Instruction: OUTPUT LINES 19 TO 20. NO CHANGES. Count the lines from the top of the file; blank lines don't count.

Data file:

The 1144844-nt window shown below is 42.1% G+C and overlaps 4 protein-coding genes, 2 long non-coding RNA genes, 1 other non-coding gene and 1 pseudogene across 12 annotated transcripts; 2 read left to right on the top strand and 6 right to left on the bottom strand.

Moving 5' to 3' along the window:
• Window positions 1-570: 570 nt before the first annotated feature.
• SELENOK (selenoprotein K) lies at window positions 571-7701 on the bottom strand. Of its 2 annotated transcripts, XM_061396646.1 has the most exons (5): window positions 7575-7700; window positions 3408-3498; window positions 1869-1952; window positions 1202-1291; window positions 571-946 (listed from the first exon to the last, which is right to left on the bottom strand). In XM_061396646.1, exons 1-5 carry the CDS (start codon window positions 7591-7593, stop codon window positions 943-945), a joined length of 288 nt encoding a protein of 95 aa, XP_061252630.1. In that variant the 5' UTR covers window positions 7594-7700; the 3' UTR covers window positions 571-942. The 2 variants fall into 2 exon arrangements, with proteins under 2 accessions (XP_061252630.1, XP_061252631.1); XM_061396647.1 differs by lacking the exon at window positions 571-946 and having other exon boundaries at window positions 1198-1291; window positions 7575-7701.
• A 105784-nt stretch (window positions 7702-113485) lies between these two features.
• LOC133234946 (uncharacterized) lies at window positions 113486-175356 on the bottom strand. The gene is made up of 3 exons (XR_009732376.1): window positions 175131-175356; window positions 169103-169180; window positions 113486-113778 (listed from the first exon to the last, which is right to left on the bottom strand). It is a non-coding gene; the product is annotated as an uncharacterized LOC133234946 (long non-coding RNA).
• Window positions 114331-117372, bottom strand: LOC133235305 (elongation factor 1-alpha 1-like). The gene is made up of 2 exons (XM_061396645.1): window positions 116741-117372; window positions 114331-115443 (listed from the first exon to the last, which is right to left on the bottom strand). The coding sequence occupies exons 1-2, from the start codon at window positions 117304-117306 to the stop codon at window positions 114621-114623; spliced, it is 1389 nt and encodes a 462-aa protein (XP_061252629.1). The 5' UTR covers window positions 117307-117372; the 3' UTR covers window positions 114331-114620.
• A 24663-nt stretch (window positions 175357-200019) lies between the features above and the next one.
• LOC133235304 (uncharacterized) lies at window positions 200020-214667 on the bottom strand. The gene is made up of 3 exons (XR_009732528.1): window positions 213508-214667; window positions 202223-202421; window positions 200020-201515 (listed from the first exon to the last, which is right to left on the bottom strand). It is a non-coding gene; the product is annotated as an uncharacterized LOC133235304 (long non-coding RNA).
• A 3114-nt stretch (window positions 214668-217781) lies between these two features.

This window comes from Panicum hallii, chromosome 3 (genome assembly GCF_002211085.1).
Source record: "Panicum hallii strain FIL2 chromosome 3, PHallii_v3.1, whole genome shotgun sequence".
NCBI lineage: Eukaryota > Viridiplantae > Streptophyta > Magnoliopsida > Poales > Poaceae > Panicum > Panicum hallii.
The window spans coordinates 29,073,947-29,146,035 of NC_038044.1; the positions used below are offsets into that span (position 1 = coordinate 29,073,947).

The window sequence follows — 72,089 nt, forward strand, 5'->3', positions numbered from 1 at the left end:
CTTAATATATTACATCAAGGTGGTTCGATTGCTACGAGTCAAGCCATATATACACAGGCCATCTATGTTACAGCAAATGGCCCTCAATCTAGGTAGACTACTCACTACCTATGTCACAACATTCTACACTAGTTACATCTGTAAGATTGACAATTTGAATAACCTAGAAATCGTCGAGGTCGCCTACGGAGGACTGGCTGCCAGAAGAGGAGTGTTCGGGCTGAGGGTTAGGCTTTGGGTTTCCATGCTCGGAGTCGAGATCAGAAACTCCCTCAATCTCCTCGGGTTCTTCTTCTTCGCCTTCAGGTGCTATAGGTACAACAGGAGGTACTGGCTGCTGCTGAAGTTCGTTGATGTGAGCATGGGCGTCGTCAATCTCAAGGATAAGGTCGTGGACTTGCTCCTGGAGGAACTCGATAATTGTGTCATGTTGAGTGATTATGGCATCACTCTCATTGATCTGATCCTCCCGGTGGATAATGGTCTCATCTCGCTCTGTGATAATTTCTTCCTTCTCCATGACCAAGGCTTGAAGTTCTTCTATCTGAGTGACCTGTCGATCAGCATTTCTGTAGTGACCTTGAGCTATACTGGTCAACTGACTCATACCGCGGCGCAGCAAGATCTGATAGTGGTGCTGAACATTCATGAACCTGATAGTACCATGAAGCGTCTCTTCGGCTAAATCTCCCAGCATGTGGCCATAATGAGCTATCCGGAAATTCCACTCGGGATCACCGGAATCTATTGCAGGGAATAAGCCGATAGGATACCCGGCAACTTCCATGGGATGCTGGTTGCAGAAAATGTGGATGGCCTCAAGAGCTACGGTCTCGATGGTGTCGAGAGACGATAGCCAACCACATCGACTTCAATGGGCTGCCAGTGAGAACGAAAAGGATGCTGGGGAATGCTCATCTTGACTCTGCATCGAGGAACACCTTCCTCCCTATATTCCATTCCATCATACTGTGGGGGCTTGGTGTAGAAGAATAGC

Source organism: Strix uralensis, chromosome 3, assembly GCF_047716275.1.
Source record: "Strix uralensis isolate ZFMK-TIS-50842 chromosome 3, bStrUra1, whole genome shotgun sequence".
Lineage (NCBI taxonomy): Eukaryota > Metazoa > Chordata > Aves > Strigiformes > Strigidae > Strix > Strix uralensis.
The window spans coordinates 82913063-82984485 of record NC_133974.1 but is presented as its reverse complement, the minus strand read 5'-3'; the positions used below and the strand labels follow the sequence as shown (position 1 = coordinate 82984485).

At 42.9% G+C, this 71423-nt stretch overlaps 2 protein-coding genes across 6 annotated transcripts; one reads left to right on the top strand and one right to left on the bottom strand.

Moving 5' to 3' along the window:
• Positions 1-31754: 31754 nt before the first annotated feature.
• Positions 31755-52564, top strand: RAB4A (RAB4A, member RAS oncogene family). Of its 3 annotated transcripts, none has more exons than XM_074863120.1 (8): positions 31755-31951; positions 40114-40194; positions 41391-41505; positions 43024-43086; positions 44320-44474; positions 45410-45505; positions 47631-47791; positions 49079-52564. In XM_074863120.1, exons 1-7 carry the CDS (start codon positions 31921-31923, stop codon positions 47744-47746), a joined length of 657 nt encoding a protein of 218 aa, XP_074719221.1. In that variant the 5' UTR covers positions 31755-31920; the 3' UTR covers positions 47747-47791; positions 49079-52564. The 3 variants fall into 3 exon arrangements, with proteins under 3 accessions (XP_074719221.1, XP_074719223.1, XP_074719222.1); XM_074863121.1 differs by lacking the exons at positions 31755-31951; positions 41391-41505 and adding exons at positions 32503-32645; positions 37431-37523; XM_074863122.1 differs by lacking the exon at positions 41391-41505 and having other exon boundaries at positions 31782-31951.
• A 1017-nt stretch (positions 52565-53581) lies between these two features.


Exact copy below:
Lineage (NCBI taxonomy): Eukaryota > Metazoa > Chordata > Aves > Strigiformes > Strigidae > Strix > Strix uralensis.
The window spans coordinates 82913063-82984485 of record NC_133974.1 but is presented as its reverse complement, the minus strand read 5'-3'; the positions used below and the strand labels follow the sequence as shown (position 1 = coordinate 82984485).